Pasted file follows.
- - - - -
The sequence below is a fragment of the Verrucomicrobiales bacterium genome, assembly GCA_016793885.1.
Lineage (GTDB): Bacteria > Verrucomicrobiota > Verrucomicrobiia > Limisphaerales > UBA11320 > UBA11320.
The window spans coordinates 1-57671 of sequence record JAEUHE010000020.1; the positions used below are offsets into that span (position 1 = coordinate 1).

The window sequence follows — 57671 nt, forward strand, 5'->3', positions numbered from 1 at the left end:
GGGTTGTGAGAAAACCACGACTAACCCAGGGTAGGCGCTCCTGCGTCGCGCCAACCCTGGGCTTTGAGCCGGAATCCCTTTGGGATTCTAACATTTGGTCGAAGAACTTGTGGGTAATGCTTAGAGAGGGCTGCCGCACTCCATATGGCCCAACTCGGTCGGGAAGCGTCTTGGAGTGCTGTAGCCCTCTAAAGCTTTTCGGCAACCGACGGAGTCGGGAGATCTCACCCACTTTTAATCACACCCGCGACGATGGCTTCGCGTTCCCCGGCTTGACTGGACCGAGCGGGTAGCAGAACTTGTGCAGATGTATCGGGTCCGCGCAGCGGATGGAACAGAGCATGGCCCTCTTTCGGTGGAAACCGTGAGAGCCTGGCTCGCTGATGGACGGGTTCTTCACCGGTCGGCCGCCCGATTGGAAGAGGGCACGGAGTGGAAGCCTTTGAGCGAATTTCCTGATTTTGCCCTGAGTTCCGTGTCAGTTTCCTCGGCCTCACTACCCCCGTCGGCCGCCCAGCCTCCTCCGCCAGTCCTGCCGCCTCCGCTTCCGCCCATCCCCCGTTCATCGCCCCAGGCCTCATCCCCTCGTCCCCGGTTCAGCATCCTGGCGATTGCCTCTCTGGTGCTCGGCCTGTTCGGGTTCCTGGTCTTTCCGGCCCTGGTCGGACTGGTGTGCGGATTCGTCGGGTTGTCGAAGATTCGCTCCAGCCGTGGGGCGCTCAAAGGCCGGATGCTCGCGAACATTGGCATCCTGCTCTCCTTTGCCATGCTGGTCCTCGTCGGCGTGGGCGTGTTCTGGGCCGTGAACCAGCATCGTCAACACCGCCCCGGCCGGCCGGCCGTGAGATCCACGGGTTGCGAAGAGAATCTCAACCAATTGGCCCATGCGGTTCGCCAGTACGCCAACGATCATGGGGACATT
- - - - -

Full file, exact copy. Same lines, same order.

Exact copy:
The sequence below is a fragment of the Verrucomicrobiales bacterium genome, assembly GCA_016793885.1.
Lineage (GTDB): Bacteria > Verrucomicrobiota > Verrucomicrobiia > Limisphaerales > UBA11320 > UBA11320.
The window spans coordinates 1-57671 of sequence record JAEUHE010000020.1; the positions used below are offsets into that span (position 1 = coordinate 1).

The window sequence follows — 57671 nt, forward strand, 5'->3', positions numbered from 1 at the left end:
GGGTTGTGAGAAAACCACGACTAACCCAGGGTAGGCGCTCCTGCGTCGCGCCAACCCTGGGCTTTGAGCCGGAATCCCTTTGGGATTCTAACATTTGGTCGAAGAACTTGTGGGTAATGCTTAGAGAGGGCTGCCGCACTCCATATGGCCCAACTCGGTCGGGAAGCGTCTTGGAGTGCTGTAGCCCTCTAAAGCTTTTCGGCAACCGACGGAGTCGGGAGATCTCACCCACTTTTAATCACACCCGCGACGATGGCTTCGCGTTCCCCGGCTTGACTGGACCGAGCGGGTAGCAGAACTTGTGCAGATGTATCGGGTCCGCGCAGCGGATGGAACAGAGCATGGCCCTCTTTCGGTGGAAACCGTGAGAGCCTGGCTCGCTGATGGACGGGTTCTTCACCGGTCGGCCGCCCGATTGGAAGAGGGCACGGAGTGGAAGCCTTTGAGCGAATTTCCTGATTTTGCCCTGAGTTCCGTGTCAGTTTCCTCGGCCTCACTACCCCCGTCGGCCGCCCAGCCTCCTCCGCCAGTCCTGCCGCCTCCGCTTCCGCCCATCCCCCGTTCATCGCCCCAGGCCTCATCCCCTCGTCCCCGGTTCAGCATCCTGGCGATTGCCTCTCTGGTGCTCGGCCTGTTCGGGTTCCTGGTCTTTCCGGCCCTGGTCGGACTGGTGTGCGGATTCGTCGGGTTGTCGAAGATTCGCTCCAGCCGTGGGGCGCTCAAAGGCCGGATGCTCGCGAACATTGGCATCCTGCTCTCCTTTGCCATGCTGGTCCTCGTCGGCGTGGGCGTGTTCTGGGCCGTGAACCAGCATCGTCAACACCGCCCCGGCCGGCCGGCCGTGAGATCCACGGGTTGCGAAGAGAATCTCAACCAATTGGCCCATGCGGTTCGCCAGTACGCCAACGATCATGGGGACATT